Application testing
.NET Core BDD C# Fluent Assertion NUnit Visual Studio

BDD Testing using Fluent Assertions and NUnit with .NET Core

Welcome to today’s post.

I will discuss how to create unit tests within a .NET Core test application using a BDD test utility.

I will show how to use the BDD third-party tool Fluent Assertions within Visual Studio.

In a previous post I showed how to create unit tests using the SpecFlow test utility.

Before I show how to implement unit tests in the Visual Studio development environment, I will explain what BDD testing is.

What is BDD?

BDD is the abbreviation for Behavioral Driven Testing.

BDD is a natural way to write unit tests for applications. It uses natural language syntax that makes the unit tests and assertions easier to implement by testers and less technical staff that are involved in the testing process.

It structures tests into features with scenarios. These are equivalent to test scripts.

This makes it easier for developers that integrate unit tests and BDD tests into applications to associate these tests with the test scripts that members of the test team create and ensure that each application build incorporates an equivalent BDD test that includes a test script.

In each scheduled development and test build, the results of test runs including tests that fail can be dispatched to the test team for evaluation. In addition, developers can view failed test runs to determine if the cause is related to a failed business rule or a technical or development bug.

Installing BDD into a Visual Studio Unit Test Project

To be able to use Fluent Assertions to develop BDD tests you will require installation of the FluentAssertions NuGet package.

Below is the screenshot of the NuGet package in the Package Manager:

All Fluent Assertions tests are included within test methods contained within an existing unit test class.

To be able to use the Fluent Assertions library within an NUnit test class requires the following namespace in your unit test source files:

using FluentAssertions;

Using Assertion Scopes

In an NUnit unit test we are familiar with the following pattern that is used to assert test conditions:

Assert.AreEqual(1, result.Count);

The above will work in NUnit, however if we try the equivalent Assert using Fluent Assertions:


This will not work as expected. We will get an invalid return value.

The structure we need to use is an assertion scope to wrap the assertion within a disposable block:           

using (new AssertionScope())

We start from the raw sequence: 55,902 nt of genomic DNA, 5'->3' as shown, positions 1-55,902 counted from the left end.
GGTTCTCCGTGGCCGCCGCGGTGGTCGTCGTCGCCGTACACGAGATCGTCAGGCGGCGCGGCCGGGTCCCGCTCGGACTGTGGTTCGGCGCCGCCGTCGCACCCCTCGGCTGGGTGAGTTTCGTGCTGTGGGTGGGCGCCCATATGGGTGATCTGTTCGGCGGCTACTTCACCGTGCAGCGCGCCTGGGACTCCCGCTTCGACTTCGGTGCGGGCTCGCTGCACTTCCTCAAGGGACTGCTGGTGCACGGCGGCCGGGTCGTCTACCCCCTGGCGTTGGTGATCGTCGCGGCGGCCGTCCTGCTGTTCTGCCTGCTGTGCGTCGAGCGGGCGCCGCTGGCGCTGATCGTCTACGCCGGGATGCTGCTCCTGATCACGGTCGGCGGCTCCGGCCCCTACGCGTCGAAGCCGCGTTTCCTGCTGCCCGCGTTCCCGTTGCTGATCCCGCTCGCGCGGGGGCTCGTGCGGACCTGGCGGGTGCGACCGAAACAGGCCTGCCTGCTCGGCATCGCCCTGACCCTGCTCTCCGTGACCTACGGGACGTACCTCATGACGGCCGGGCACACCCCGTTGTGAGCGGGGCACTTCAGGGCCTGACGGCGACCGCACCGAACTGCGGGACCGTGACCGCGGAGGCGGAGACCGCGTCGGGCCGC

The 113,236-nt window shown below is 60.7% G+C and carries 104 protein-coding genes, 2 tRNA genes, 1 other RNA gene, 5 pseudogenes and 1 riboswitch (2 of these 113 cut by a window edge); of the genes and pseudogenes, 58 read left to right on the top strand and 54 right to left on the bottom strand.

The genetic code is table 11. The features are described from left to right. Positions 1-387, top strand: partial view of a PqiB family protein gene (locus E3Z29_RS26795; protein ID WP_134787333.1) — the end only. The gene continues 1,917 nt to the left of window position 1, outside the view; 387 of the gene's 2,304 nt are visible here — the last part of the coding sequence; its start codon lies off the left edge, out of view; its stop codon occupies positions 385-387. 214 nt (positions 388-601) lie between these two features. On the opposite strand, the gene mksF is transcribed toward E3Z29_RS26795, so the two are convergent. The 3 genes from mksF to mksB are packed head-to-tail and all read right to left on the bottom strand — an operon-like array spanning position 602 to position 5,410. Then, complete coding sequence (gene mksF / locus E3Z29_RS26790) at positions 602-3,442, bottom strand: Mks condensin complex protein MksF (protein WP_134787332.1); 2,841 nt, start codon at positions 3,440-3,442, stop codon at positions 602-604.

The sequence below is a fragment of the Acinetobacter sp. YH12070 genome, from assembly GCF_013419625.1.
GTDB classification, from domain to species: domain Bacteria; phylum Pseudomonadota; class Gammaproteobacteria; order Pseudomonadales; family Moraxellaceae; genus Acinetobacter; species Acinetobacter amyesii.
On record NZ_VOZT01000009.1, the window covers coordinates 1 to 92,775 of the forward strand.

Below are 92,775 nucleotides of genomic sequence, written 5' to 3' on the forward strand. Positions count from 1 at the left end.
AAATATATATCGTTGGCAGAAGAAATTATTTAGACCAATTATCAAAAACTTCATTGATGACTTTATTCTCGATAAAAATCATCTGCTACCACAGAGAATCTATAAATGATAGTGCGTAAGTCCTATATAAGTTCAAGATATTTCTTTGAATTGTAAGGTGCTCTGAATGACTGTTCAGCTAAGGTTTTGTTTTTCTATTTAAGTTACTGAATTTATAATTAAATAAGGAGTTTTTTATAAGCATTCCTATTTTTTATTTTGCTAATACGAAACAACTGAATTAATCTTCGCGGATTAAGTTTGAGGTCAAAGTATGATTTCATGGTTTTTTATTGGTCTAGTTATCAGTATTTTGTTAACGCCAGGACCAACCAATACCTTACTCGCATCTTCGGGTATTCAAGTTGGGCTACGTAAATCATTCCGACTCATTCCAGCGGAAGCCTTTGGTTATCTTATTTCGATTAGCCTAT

.. your fluent assertion(s) here .. 


To use assertion scopes will require the inclusion of the following namespace:

using FluentAssertions.Execution;

Our unit test to list the books looks as follows:

public void ListBooksTest() 
  var book = new BookViewModel() { ID = 1, Author = "W.Smith", 
    Title = "Rivers Run Dry", YearPublished = 1954 };

  book = new BookViewModel() { ID = 2, Author = "D.Lee", 
     Title = "Red Mine", YearPublished = 1968 };

  book = new BookViewModel() { ID = 3, Author = "V.Prescott", 
     Title = "Boundary Rider", YearPublished = 1974 };

  var bookService = new BookService(context, null);
  var books = bookService.GetBooks().GetAwaiter();

  var result = books.GetResult();

  using (new AssertionScope())

Assessing Test Results within the Test Explorer

Whenever a fluent assertion runs without error it will continue onto the next line of code, and in the above code will pass the unit test.

Whenever a fluent assertion runs and fails an assertion (and throws an exception), it will continue until all subsequent fluent assertions are run within the assertion scope and return a list of exceptions.

If an assertion fails within one of the unit tests, we will see the error message shown in the test explorer:

A standard NUnit unit test contains a number of test assertions.

  Assert.IsTrue({some condition 1})
  Assert.IsTrue({some condition 2})
  Assert.IsTrue({some condition N})

The above throws an error when the first assertion fails. With fluent assertions we can combine the assertions and have any errors be silently collected at the end of an assertion scope block:

using (new AssertionScope())




When the unit test is run, any errors that show up in the test explorer as shown will be combined in a summary message:

Message: Did not expect loanReturnResult.Item1.LoanedBy to be empty.Did not expect 
loanReturnResult.Item1.DateDue.DayOfYear to be 126.

As we have seen, Fluent Assertions is quite a powerful BDD testing package that can help business and test analysts work more effectively with developers to produce more effective application unit tests that are self-documenting.  

I hope you found this post useful and informative.

For further details, the link to Fluent Assertions is here:

shows more details and examples on how to use this BDD tool.

I will look at other BDD test tools in a future post and how to integrate BDD tools into Continuous Integration DevOps tools like Azure DevOps or TeamCity.

That is all for today’s post.

I hope you found this post enjoyable and informative.

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